Pertinent bills that passed and were signed by the governor.

  • SB 625 establishes a database of all special purpose districts with many specific data points required.
  • SB 1009 limits information requirements.
  • SB 1430 prioritizes handling of permits for desalination projects and limits time for appeals.
  • SB 1446 loosens some of the notification requirements in contested case hearing on surface water permits.
  • SB 1538 allows the use of the Floodplain Management Fund to collect information about planning, protection, mitigation, etc., and provide it to the public. Signed by the governor.
  • HB 544 allows the Water Development Board to fund planning for water projects as well as implementation.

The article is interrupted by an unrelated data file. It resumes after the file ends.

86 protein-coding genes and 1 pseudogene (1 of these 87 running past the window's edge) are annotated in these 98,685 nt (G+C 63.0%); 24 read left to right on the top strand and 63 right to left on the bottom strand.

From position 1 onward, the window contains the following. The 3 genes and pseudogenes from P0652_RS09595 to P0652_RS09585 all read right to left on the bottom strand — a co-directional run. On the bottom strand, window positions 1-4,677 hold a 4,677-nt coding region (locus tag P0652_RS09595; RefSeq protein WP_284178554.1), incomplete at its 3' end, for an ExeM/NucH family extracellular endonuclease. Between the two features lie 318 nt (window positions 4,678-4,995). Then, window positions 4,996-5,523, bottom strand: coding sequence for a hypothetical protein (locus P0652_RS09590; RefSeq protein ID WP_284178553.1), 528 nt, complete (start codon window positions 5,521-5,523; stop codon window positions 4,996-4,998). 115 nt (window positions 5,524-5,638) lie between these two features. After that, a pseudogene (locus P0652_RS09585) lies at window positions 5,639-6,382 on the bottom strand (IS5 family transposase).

• HB 294 allows the Public Utility Commission to take over investor owned water utilities that do not comply with state rules in counties with over 2.7 million population.

         Related measures passed and signed by the governor, of interest as governmental oddities.

  • HCR 31 urges Congress to encourage the U.S. Department of Agriculture to change a regulation that requires a farmer to continue watering a crop that has already failed in order to collect on its crop insurance policy.
  • HB 965 requires state correctional facilities to comply with local water restrictions in times of drought.
  • HB 641 continues the Red River Boundary Commission that negotiates with Oklahoma over shifts in the riverbed.